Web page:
While developing IoT devices for a few years now for various projects, we faced one challenge in all of them: how do we test and debug our cloud while having no IoT device ready?
These IoT projects usually start with a kickoff, where we learn what the IoT device is supposed to do and how we want to integrate it, followed by designing an architecture including the IoT device and cloud and how they will communicate with each other. We are using a lot of Azure IoT services which enables us to have fast iterations and off the shelf device-2-cloud / cloud-2-device communication. Starting the developing cycle afterwards includes the hardware-, embedded software-, cloud infrastructure, backend- and frontend development. All components are developed simultaneously so you would have to wait for the IoT device to be finished to validate your cloud setup.
A typical Azure IoT architecture could look like this:
Obviously, it is never this simple but should give an idea for what we want to test and debug. Please keep in mind that this is just an example and there are a lot of other ways to ensure device-2-cloud / cloud-2-device communication. Find below a quick overview of the services:
- Device Provisioning Service: It is crucial that only IoT devices manufactured by our customers are able to communicate with our cloud, therefore the DPS service has multiple options to ensure this. For example, it holds an intermediate certificate and does a mutual authentication with devices which try to authenticate. If it succeeds, it will send back an IoT Hub URL to the device which is now able to communicate with the IoT Hub.
- IoT Hub: The IoT Hub enables MQTT connections to devices that can then send data on various routes which are linked to Event Hubs. It also offers functionalities like the Direct Methods and Device Twins.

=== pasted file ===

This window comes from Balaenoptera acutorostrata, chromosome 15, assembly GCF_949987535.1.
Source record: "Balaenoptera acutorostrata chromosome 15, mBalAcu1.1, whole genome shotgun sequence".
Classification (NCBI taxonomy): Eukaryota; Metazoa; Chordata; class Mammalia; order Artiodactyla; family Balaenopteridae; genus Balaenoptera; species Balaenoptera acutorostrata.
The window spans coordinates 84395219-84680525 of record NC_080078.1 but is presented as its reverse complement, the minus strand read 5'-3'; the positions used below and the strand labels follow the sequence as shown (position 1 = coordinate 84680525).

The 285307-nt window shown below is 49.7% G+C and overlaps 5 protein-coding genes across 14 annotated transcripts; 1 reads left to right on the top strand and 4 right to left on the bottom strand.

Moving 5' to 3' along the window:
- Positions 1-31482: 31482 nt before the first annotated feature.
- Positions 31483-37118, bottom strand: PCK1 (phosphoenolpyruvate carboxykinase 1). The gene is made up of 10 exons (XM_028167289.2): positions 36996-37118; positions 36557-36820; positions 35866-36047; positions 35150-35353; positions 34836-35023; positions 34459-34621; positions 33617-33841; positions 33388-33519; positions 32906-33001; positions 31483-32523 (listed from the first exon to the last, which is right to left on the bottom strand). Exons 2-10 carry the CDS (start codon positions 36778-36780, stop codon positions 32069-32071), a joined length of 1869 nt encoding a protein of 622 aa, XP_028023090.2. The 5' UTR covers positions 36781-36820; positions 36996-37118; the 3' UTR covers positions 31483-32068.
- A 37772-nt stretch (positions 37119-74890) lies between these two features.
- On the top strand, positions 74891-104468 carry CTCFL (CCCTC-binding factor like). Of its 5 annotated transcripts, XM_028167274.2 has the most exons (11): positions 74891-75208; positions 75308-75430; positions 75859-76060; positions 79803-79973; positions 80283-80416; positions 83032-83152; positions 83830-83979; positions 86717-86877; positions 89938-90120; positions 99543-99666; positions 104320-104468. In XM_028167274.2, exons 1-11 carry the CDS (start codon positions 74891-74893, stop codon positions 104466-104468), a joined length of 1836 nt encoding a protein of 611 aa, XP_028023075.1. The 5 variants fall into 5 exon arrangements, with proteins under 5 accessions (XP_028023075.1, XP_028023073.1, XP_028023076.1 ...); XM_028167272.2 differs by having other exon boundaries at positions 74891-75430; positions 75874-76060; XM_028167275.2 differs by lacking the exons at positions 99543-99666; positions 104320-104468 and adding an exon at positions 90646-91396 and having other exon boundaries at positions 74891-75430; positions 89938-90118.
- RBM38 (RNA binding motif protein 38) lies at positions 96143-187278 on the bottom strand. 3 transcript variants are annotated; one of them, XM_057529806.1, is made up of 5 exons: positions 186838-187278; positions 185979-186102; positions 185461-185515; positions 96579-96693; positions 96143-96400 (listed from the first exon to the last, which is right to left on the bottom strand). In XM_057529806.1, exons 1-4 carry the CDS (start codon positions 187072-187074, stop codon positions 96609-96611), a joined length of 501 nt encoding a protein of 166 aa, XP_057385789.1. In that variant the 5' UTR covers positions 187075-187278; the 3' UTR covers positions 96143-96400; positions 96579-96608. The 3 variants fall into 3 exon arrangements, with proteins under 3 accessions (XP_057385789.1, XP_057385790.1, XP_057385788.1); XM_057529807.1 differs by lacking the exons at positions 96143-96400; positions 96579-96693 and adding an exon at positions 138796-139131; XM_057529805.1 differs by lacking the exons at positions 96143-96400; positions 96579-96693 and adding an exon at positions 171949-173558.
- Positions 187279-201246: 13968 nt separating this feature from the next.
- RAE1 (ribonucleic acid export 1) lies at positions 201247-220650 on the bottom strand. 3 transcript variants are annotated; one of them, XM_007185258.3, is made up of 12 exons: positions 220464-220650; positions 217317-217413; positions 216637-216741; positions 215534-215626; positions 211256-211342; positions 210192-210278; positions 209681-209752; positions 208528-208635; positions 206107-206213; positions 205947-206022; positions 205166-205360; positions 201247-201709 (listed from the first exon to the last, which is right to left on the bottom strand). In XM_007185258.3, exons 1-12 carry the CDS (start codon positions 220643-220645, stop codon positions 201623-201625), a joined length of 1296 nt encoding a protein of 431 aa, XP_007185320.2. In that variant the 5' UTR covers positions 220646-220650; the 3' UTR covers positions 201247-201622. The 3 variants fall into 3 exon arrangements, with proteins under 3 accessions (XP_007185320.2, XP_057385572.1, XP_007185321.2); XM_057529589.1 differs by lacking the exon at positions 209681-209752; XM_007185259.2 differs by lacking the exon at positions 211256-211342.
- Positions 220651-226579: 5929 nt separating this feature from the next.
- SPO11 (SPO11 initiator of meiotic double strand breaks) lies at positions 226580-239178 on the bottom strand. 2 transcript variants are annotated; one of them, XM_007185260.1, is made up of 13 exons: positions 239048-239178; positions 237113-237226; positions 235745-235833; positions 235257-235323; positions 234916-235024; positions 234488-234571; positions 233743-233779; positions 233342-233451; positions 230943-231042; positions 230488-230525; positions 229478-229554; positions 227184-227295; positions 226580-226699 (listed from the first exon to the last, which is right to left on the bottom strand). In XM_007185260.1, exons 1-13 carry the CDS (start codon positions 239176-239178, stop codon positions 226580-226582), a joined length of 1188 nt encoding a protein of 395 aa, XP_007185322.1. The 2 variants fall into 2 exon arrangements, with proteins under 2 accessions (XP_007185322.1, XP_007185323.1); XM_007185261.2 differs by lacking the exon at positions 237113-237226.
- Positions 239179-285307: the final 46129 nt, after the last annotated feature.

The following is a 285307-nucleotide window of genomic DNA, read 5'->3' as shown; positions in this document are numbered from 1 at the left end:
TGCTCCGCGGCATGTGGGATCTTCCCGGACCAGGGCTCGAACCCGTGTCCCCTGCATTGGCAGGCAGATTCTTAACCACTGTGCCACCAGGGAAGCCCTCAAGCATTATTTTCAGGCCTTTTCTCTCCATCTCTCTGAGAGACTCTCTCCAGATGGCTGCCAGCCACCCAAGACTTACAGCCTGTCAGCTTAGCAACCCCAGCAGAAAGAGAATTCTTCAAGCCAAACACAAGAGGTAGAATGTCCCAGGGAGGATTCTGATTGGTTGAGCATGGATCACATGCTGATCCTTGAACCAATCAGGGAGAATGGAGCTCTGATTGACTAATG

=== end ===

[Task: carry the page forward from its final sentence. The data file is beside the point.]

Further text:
- Direct Method: Basically, a translation from HTTP to MQTT which enables our backend to send commands/data to the device.
- Device Twin: A device usually has some sort of state which is replicated to the cloud using the Device Twin. The Device Twin distinguishes between the actual and desired state. The device updates the actual state, while the cloud has control overwriting to the desired state. Both sides may access the Twin and Azure is keeping care of ensuring that these are (eventually) up to date whenever one side makes a change. Unfortunately, it has a 32 kB size limit for the state, which is sometimes just not enough.
- Event Hub: The IoT Hub itself behaves mostly like a message broker and RPC provider. In order to retain messages until they are read and organize multiple consumers for individual messages, a common strategy is to use a message queue. Luckily, the Azure Event Hub is doing exactly that.
- AKS Backend: Backend hosted in Kubernetes. This is where the domain logic resides. While the infrastructure defines how the cloud communicates with IoT devices and can be seen in various projects, the domain logic defines what is communicated and how to react, which differs significantly from project to project.
The first IoT projects by grandcentrix developed these kinds of clouds without having an IoT device available and therefore no good tooling to test the developed features. So the developers created their own project-specific Device Simulators. Depending on the project, they were able to hold a state and respond on Direct Methods with defined values and were also able to send data, like telemetry in an interval. They were written in different programming languages, using arbitrary tools and frameworks. They didn’t share the same name and oftentimes were simple shell scripts (and, to be honest, rather messy). But: they got the job done. Nevertheless, we felt like we could improve that. Instead of reinventing the wheel for every project, why not introduce a general-purpose Device Simulator which can be used to support the development of many different IoT projects?